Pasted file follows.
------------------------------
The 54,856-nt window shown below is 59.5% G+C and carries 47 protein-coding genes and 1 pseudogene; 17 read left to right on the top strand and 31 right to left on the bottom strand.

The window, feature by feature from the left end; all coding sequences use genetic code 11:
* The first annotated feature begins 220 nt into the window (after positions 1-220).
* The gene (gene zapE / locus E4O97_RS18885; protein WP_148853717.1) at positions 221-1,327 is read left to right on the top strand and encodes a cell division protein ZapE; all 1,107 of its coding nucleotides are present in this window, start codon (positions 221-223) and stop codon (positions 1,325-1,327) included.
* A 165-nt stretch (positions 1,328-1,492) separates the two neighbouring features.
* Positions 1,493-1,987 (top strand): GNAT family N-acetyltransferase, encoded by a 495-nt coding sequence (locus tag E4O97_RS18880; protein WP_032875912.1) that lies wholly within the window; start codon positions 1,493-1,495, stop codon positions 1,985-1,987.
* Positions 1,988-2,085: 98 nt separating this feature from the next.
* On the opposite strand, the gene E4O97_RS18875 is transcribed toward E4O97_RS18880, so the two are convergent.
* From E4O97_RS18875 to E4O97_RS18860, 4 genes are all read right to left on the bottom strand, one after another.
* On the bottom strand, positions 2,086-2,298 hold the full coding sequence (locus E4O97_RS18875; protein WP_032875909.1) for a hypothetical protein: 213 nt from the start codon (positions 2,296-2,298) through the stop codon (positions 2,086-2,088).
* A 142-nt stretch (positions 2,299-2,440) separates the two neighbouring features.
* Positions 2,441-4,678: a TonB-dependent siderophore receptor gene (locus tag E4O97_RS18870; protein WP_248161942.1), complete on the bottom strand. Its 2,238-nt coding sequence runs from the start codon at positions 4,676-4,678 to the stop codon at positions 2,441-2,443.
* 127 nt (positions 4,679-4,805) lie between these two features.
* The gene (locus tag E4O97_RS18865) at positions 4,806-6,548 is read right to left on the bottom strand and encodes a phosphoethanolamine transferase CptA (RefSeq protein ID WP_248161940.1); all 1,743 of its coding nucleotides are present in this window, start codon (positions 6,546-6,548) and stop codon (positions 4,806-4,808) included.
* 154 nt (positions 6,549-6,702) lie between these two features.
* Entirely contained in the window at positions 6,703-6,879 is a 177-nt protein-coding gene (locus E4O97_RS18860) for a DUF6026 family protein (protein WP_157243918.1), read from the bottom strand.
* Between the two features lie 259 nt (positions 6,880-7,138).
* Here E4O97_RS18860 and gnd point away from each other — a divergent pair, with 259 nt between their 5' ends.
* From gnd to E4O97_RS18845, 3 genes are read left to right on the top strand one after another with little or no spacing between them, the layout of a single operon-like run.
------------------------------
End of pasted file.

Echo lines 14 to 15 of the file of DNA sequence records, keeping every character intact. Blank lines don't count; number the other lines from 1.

* The gene (locus tag E4O97_RS18865) at positions 4,806-6,548 is read right to left on the bottom strand and encodes a phosphoethanolamine transferase CptA (RefSeq protein ID WP_248161940.1); all 1,743 of its coding nucleotides are present in this window, start codon (positions 6,546-6,548) and stop codon (positions 4,806-4,808) included.
* 154 nt (positions 6,549-6,702) lie between these two features.